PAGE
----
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The 7 Best Computer Microphones For Podcasting And Home Recording

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Not too long ago, computer mics used to be pretty crappy.  You’ve probably used those cheap headset mics that were popular a few years back (I have a few sitting in a box in the closet).

Well today, with the popularity of podcasts, webinars, screencasts, and YouTube videos, people expect to hear great online audio quality.  Scratchy and tinny sound doesn’t work these days, so you must use a good recording microphone if you plan to produce quality audio productions.

So, in this post I’ve reviewed 7 of the best computer microphones for podcasting or home recording that are available today.

Because many people are new to recording with microphones connected to a desktop computer or laptop, let’s first go over some essentials you need to know.

Microphone Types

Mics used for recording podcasts, videos, and other online media are either dynamic mics, condenser mics, or ribbon mics.

Rather than go into depth describing these mics, please check out my Beginner’s Guide to Buying Microphones For Your Home Recording Studio.  You’ll learn all about these three different types of mics, how mics work, mic polar patterns, when to use them, and much more.

The mics reviewed in this post are either dynamic or condenser mics.  Ribbon mics tend to be quite expensive, so I did not include one here.

Microphone Connections

No matter what kind of mic you have, you’ll need to connect it to your laptop’s or computer’s USB port.

This brings up the first problem people face:  many microphones do not have a USB jack!

So, to connect a mic you need to understand a couple of things:

Some mics can connect directly to your computer (USB mics), and some mics need to connect with a USB interface, which converts the analog audio signal from the mic into a digital electrical signal that the computer can use.  Let’s go over those choices.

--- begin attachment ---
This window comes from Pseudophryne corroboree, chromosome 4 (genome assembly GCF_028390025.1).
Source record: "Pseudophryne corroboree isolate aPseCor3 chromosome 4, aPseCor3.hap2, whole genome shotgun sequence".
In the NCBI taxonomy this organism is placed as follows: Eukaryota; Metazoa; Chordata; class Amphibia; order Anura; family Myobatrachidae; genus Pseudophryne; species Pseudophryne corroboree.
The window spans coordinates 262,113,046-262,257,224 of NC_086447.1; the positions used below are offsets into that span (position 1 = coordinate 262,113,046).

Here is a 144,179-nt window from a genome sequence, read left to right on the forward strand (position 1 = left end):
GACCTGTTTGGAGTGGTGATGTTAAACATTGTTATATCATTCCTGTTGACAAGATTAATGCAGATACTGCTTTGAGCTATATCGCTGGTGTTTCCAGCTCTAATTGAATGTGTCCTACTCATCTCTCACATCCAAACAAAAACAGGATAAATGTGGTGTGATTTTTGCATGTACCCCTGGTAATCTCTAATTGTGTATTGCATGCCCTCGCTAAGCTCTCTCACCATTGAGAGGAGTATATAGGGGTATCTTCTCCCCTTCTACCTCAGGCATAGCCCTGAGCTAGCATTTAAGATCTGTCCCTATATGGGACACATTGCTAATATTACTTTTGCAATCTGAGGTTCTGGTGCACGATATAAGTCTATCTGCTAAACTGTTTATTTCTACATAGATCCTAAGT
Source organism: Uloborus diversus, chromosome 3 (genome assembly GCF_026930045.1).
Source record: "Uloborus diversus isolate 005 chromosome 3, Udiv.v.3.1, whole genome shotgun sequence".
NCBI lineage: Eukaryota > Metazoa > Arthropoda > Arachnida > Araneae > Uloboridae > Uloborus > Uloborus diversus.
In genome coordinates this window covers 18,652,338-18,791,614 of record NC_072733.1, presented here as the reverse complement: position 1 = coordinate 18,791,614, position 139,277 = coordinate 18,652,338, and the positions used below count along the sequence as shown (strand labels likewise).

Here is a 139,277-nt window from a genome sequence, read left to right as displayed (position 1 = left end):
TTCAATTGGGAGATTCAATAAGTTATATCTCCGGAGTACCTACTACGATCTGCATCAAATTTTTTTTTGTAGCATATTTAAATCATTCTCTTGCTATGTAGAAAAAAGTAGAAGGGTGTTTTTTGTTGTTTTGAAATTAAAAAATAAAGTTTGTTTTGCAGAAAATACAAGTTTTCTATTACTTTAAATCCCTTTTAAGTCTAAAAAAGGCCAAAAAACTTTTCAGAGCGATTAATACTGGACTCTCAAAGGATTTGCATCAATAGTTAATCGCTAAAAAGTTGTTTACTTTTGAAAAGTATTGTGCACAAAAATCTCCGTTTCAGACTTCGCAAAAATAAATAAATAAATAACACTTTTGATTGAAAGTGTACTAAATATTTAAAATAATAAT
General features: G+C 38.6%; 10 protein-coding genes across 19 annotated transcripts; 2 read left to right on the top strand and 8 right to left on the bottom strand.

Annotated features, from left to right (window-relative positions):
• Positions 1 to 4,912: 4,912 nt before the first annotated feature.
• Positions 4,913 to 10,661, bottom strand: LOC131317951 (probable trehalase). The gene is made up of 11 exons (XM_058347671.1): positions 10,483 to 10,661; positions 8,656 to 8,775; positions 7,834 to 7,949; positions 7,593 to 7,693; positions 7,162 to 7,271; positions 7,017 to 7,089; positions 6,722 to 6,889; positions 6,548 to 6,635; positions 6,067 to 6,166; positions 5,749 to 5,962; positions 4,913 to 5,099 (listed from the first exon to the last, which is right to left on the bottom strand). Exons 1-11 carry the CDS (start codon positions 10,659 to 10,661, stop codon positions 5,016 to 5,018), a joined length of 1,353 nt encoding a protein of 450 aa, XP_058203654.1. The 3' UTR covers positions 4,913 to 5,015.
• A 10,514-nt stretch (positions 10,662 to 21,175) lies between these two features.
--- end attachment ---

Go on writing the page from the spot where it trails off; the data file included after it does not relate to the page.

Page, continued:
USB Mics

USB mics are specialized mics for connecting to computers.  They have an A/D converter built into the mic, so they come with a USB jack that directly connects to the computer via a USB cable.

Standard Mics

Regular mics used for recording instruments and vocals generally connect through industry-standard XLR connectors.  Since computers don’t have XLR jacks, these mics have to be connected through a USB interface.  This interface, which also in many cases includes a mic preamp, has an XLR input jack for the mic and a USB output jack that connects to the computer.

There are a lot of USB interfaces available.  A couple to check out are the Behringer U-Phoria UMC204HD and the M-Track (MKII) USB interface.

What To Choose?

Overall, you will get the best quality with a standard XLR mic connected to a high-quality USB interface.  This path, of course, costs more as you have to purchase both mic and interface.

However, there are some really good USB mics I’ll review that sound great and are quite inexpensive.

Zero-Latency Monitoring

One factor that you need to understand when using any microphone with your computer or laptop is zero-latency monitoring.

When recording your voice, it’s important to be able to hear yourself on headphones. You want to be able to monitor the quality of your recording, as well as listen for pops on Ps or other unwanted audio sounds.

If you plug headphones into your computer or laptop, you will hear a delay as your mic’s signal is converted from analog to digital.  Hearing yourself live and at the same time with a delay on headphones, you won’t be able to focus on your performance.

If you are recording vocals over a track, you will hear yourself delayed to the music, and won’t be able to record at all!

The inclusion of a zero-latency headphone jack on a USB mic or USB interface allows you to hear yourself in the mix without that delay.  It sends the audio signal straight from the mic to your headphones so there’s no delay.

iPad USB Power Issue

There is a potential issue you need to know about that concerns the iPad.  According to Apple, some USB devices need more power than the iPad can provide.

If the USB mic draws too much power, you will either get a message saying “attached accessory uses too much power”, or it won’t connect at all.

The solution is a powered USB hub that provides the necessary power to the USB port.

Review Criteria

With all our mic background info finished, let’s move on to the mic reviews.

All mics included in my reviews were chosen based on their widespread use and reputation in both the professional and amateur audio communities.